Mr. Patrick Hall (Bedford) (Lab): My right hon. Friend may have seen the report in The Times today that the Department of Health is planning to abolish the Commission for Patient and Public Involvement in Health. Even if that report is not accurate, clarification is now needed. Given the difficult but ultimately positive work that was put into creating the replacement system for community health councils over many years, will my right hon. Friend secure a debate on this matter so that Government policy can be clarified, and so that we may discuss how the interests of patients and the public in the national health service may be best served, and how patients forums may continue to be supported?

Mr. Hain: I can assure my hon. Friend that those reports are purely speculative. The Department's review of its arm's-length bodies is due to report later this month, and no decisions have yet been taken on this matter. The Government remain committed to giving
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patients a strong voice, and to giving the public a stronger voice in the patient-centred national health service which is being driven forward day by day.

Dr. Andrew Murrison (Westbury) (Con): On 18 June, the Environment Agency's consultation exercise on its proposals to amend the substitute fuels protocol closed. Many right hon. and hon. Members with constituency interests in the matter were not consulted, however. Will the Leader of the House approach his right hon. Friend the Secretary of State for Environment, Food and Rural Affairs so that an investigation can be carried out into that consultation exercise? Will he also encourage his right hon. Friend to arrange for a debate in the House so that this important issue can be properly aired? Will he also note the increasing calls for a full public inquiry into the burning of recycled liquid fuel in cement and lime kilns?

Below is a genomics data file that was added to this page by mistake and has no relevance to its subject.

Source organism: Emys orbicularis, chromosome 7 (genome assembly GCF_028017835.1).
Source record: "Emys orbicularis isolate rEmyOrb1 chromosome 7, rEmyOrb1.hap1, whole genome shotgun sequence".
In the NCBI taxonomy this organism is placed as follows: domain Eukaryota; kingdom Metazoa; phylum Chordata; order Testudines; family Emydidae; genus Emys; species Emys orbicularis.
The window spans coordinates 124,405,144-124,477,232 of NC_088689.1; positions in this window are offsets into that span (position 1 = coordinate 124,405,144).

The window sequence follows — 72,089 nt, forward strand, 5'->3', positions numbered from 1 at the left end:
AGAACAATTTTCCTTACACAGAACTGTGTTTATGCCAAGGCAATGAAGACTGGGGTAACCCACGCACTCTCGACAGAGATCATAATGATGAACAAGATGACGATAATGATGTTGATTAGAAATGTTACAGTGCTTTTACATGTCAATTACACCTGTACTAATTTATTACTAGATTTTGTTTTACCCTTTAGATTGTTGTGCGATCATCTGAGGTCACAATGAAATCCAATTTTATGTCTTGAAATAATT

Mr. Hain: The Secretary of State will have noted the hon. Gentleman's points with some concern and interest. Obviously, I do not know the details, but on the account that he has given me, I would say that it is important that MPs are consulted on all these matters—or given the opportunity to be consulted, at any rate.

Mr. Tony McWalter (Hemel Hempstead) (Lab/Co-op): My right hon. Friend will be aware that there are 28 strategic health authorities in England, each of which has a different way of demarcating the gap between personal care and nursing care. Does he agree that it is desirable for the House to debate this issue, with a view to influencing the Department of Health so that the system can be clarified, and so that those of our citizens, both young and old, in the most tragic of circumstances, will not have to go to law to get the support that they need for their condition?

Mr. Hain: I agree with my hon. Friend that this is a sensitive area, and it has been a difficult one to manage for a very long time. The Secretary of State for Health is very exercised about it and is working continuously with other Government colleagues, local authorities and the health service generally to improve the situation. I know that he will take careful note of my hon. Friend's point.